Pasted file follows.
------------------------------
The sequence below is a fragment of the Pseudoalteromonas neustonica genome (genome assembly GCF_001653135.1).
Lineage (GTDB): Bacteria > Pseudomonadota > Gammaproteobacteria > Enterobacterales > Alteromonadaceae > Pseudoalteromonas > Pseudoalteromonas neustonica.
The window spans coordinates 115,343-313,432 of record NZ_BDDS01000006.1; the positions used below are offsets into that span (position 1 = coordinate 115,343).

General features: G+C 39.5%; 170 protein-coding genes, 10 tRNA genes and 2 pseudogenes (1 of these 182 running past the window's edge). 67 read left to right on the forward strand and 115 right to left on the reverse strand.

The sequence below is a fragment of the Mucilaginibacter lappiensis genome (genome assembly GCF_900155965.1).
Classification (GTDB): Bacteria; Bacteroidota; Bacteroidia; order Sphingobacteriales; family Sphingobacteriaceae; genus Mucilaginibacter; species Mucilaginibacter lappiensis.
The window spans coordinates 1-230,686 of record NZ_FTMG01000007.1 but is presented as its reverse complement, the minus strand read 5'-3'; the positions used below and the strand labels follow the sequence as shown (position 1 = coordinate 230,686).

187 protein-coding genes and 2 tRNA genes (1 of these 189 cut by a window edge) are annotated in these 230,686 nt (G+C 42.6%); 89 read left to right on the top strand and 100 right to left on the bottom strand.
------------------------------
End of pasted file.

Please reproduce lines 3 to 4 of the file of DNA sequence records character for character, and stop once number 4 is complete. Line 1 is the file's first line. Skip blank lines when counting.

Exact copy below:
The window spans coordinates 115,343-313,432 of record NZ_BDDS01000006.1; the positions used below are offsets into that span (position 1 = coordinate 115,343).

General features: G+C 39.5%; 170 protein-coding genes, 10 tRNA genes and 2 pseudogenes (1 of these 182 running past the window's edge). 67 read left to right on the forward strand and 115 right to left on the reverse strand.